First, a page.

The Medic-NBC, medical drama
8:30 p
Robert Montgomery Presents-NBC, drama anthology
"Ten Minute Alibi"

9:30 p
Film Program-syn, unknown
10:00 p
News View with Bob Arthur-local, newscast

10:15 p
Weather with Bill Houlihan-local, weathercast
10:20 p
Chick Hearn Show-local, sportscast
10:30 p
TV Close-Ups-local, unknown
10:35 p
Night Owl Theater-syndicated, movie

WTVH-TV, Channel 19, Peoria (CBS, ABC, DuMont)

8:00  a

Don McNeill's Breakfast Club-ABC, Variety/TAlk
9:00 a

2:00 p
Paul Dixon Show-DuMont


3:00 p
Bits of Interest-Local, unknown
3:30 p
Movie Quick Quiz-local, game/quiz
4:00 p
Woman's Journal-local
4:30 p
Western Trails-syndicated, western serials

5:30 p
Kartoon Korner-local/syn, childrens panel/syn cartoons
6:00 p
Captain Video-DuMont, childrens sci-fi
6:15 p
Peoria Area News-local, newscast
6:30 p
CBS News with Douglas Edwards-CBS, newscast
6:45 p
Perry Como-CBS, musical variety
7:00 p
Burns and Allen-CBS, sitcom

7:30 p
The Lone Wolf-syndicated, crime drama
8:00 p
Public Defender-CBS, legal drama
8:30 p
Masquerade Party-CBS, game

9:00 p
Studio One Summer Theater-CBS, drama anthology

10:00 p
News Roundup with Jerry Dunphy-local, newscast
10:10 p
Weather with Jack Dace-local, weathercast

10:20 p
Sports wtih Tony Parker-local, sportscast
10:30 p
Main Event Wrestling-syn, sportscast

11:35 p
News Headlines-local, newscast

The signing of the contract for advertising on the WTVH newscasts by Standard Oil. 

(from Broadcasting-Telecasting)

Jerry Dunphy would anchor the Standard Oil "News Roundup" on WTVH-TV on Monday, Wednesday and Friday at 10pm.
(from TV Guide, the Doug Quick Collection)

DuMont programming was sparse and brief but what few programs were offered ended up on both WEEK-TV and WTVH-TV.
(Doug Quick Collection)

WTVH-TV and News

The Standard Oil Company's Standard News Roundup was a syndicated newsreel service carried on many local TV stations in the eastern half of the country. In July of 1954, WTVH-TV signed on to broadcast the newsreel sponsored by the Standard Oil Company. It would air three times a week. The signing would take place before a camera which captured the event. It would be attended by John Leslie, WTVH sales manager, C. H. Coughlin, Standard Oil Peoria field manager, John Smith, local Standard advertising rep and Jerry Dunphy, WTVH-TV news-special events director.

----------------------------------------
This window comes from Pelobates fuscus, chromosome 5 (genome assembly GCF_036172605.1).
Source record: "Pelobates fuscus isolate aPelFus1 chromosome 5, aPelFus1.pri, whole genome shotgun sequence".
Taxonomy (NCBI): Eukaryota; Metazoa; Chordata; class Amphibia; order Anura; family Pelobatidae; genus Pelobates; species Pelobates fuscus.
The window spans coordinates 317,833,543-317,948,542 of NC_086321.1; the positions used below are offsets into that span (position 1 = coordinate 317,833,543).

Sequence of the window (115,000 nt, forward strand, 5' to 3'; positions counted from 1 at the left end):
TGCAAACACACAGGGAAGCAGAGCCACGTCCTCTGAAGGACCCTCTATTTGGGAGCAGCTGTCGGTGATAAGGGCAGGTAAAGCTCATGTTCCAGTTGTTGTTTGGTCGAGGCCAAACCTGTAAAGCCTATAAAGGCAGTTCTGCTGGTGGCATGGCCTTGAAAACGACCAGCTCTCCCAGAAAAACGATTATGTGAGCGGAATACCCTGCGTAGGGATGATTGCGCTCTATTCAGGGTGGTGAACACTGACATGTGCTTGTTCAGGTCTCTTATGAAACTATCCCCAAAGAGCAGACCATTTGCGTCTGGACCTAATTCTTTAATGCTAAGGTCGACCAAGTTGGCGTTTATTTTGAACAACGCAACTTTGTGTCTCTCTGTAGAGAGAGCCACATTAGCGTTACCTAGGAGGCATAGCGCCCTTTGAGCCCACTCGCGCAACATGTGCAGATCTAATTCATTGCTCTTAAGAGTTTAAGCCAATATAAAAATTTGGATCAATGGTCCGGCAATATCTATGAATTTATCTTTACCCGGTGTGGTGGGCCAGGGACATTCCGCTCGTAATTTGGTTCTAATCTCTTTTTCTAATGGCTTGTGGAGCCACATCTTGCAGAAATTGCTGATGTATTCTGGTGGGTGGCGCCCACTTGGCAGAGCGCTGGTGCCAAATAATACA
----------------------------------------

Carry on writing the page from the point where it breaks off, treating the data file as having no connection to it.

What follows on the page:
Management Changes at WTVH-TV

In early August of 1954, a number of new appointments were made to management positions at WTVH-TV. Edward G. Smith was named general manager, Robert L. Jawer was appointed assistant general manager. The appointments were announced by Henry P. Slane president of Hilltop Broadcasting Company. John Leslie, acting general manager was named local sales manager, succeeding Donald G. Roper who was promoted to program manager.

Color Comes to WEEK-TV

CBS-TV affiliates in 81 markets in the country were announced to being ready to be “color ready” by January 1, 1955. Among those either primary or secondary affiliates included WEEK-TV. WEEK-TV was a primary affiliate of NBC and listed as a secondary affiliate of CBS along with WTVH-TV. This color conversion would only include color broadcasts from the network while live local origination or films were not able to be broadcast in color without further conversion of studio equipment. Full color capabilities would not occur for most stations until 10-15 years later!

WTVH-TV Increases Power and Becomes a CBS Affiliate

WTVH-TV would apply for and would receive a permit to increase power in August of 1954 to 214kw which would bring a stronger signal within its coverage area, but it would continue to broadcast from a relatively short tower/antenna at only 290-feet.

The following month, on the heals of WEEK-TV announcing its capability to broadcast CBS network color programs locally in color, WTVH-TV would pull the rug out from under Channel 43. In mid September of 1954, WTVH-TV signed on with the CBS Television Network as a primary interconnected affiliate effective immediately. This change in primary affiliation would place programming from ABC in a secondary level of prominence when it came to the schedules. This move would more than likely increase network compensation to the station while locking in the leading television network for the station, and reducing its syndicated programming costs. CBS offered a full slate of programs from morning to night, whereas ABC had only a limited, mostly late afternoon to prime time schedule.

WEEK Ownership Changes its Name

In late September of 1954, the ownership of WEEK AM/TV would change its corporate name. From West Central Broadcasting Company, to All Oklahoma Broadcasting Company, an Oklahoma corporation. There were no changes in ownership involved in the company name change.

WTVH Increases Power with a Celebration

With the installation of a new RCA 12.5kw transmitter, WTVH-TV would go from 24kw to 214kw of effective radiated power. The increase of power took place on November 6, 1954 with the throwing of the switch by Henry P. Slane, president of Hilltop Broadcasting. At the same time, WTVH-TV was celebrating its first year of broadcasting and added CBS as the primary television network. Mr. Slane also announced the plans of an ultra modern studio and the renovating of its present facility to include the installation of a Vidicon film chain and color TV equipment. The station was also adding AP Photofax and CBS Newsfilm to its ability to broadcast news programming.